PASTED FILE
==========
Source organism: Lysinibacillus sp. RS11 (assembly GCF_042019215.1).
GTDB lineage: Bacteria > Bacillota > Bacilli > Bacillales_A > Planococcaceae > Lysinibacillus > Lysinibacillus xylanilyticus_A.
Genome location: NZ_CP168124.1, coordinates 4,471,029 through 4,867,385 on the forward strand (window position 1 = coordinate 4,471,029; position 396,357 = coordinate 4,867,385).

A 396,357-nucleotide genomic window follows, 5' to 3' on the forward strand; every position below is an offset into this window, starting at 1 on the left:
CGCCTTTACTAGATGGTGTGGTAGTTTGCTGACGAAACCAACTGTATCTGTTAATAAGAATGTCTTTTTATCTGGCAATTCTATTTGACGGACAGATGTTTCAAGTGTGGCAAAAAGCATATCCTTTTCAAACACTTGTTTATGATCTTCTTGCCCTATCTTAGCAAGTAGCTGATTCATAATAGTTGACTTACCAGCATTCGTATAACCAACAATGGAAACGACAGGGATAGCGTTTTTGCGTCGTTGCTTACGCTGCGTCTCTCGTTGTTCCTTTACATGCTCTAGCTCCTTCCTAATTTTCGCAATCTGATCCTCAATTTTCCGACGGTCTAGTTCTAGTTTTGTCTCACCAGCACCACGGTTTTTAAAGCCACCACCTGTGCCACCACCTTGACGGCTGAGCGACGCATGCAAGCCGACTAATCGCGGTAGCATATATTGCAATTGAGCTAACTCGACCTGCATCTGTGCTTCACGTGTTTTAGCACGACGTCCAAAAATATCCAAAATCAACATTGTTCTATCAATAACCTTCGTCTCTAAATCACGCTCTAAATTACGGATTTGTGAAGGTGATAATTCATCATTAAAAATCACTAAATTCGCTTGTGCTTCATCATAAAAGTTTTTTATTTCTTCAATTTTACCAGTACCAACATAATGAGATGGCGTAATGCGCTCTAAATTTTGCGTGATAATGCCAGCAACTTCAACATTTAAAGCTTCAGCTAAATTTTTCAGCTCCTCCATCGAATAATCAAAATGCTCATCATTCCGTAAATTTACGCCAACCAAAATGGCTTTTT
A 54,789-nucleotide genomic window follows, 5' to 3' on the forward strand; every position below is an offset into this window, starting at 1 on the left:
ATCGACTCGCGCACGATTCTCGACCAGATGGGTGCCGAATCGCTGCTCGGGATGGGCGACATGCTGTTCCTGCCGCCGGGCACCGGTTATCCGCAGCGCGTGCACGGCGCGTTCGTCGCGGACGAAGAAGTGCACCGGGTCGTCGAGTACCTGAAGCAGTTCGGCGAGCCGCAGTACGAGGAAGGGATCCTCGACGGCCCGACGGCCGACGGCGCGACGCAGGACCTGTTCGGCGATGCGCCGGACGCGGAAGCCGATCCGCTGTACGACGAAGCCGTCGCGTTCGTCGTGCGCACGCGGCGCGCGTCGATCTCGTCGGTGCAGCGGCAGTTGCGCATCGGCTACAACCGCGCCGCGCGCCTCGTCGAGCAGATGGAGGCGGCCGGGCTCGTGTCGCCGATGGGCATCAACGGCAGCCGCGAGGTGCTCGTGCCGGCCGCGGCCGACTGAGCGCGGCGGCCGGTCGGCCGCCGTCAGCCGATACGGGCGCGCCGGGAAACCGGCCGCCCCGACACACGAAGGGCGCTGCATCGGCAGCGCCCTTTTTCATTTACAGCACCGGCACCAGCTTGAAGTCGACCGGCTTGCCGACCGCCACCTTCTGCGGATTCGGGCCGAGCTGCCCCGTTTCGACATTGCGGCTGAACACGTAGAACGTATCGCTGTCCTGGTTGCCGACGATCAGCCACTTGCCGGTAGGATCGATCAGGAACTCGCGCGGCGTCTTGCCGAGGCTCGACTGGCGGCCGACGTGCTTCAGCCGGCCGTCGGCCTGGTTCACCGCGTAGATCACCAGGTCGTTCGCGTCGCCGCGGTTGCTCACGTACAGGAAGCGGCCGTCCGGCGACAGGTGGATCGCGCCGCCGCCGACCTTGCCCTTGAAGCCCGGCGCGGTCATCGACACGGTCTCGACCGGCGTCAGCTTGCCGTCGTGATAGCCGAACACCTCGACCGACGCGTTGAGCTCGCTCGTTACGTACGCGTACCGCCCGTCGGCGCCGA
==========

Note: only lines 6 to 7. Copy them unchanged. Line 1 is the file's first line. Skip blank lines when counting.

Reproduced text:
A 54,789-nucleotide genomic window follows, 5' to 3' on the forward strand; every position below is an offset into this window, starting at 1 on the left:
ATCGACTCGCGCACGATTCTCGACCAGATGGGTGCCGAATCGCTGCTCGGGATGGGCGACATGCTGTTCCTGCCGCCGGGCACCGGTTATCCGCAGCGCGTGCACGGCGCGTTCGTCGCGGACGAAGAAGTGCACCGGGTCGTCGAGTACCTGAAGCAGTTCGGCGAGCCGCAGTACGAGGAAGGGATCCTCGACGGCCCGACGGCCGACGGCGCGACGCAGGACCTGTTCGGCGATGCGCCGGACGCGGAAGCCGATCCGCTGTACGACGAAGCCGTCGCGTTCGTCGTGCGCACGCGGCGCGCGTCGATCTCGTCGGTGCAGCGGCAGTTGCGCATCGGCTACAACCGCGCCGCGCGCCTCGTCGAGCAGATGGAGGCGGCCGGGCTCGTGTCGCCGATGGGCATCAACGGCAGCCGCGAGGTGCTCGTGCCGGCCGCGGCCGACTGAGCGCGGCGGCCGGTCGGCCGCCGTCAGCCGATACGGGCGCGCCGGGAAACCGGCCGCCCCGACACACGAAGGGCGCTGCATCGGCAGCGCCCTTTTTCATTTACAGCACCGGCACCAGCTTGAAGTCGACCGGCTTGCCGACCGCCACCTTCTGCGGATTCGGGCCGAGCTGCCCCGTTTCGACATTGCGGCTGAACACGTAGAACGTATCGCTGTCCTGGTTGCCGACGATCAGCCACTTGCCGGTAGGATCGATCAGGAACTCGCGCGGCGTCTTGCCGAGGCTCGACTGGCGGCCGACGTGCTTCAGCCGGCCGTCGGCCTGGTTCACCGCGTAGATCACCAGGTCGTTCGCGTCGCCGCGGTTGCTCACGTACAGGAAGCGGCCGTCCGGCGACAGGTGGATCGCGCCGCCGCCGACCTTGCCCTTGAAGCCCGGCGCGGTCATCGACACGGTCTCGACCGGCGTCAGCTTGCCGTCGTGATAGCCGAACACCTCGACCGACGCGTTGAGCTCGCTCGTTACGTACGCGTACCGCCCGTCGGCGCCGA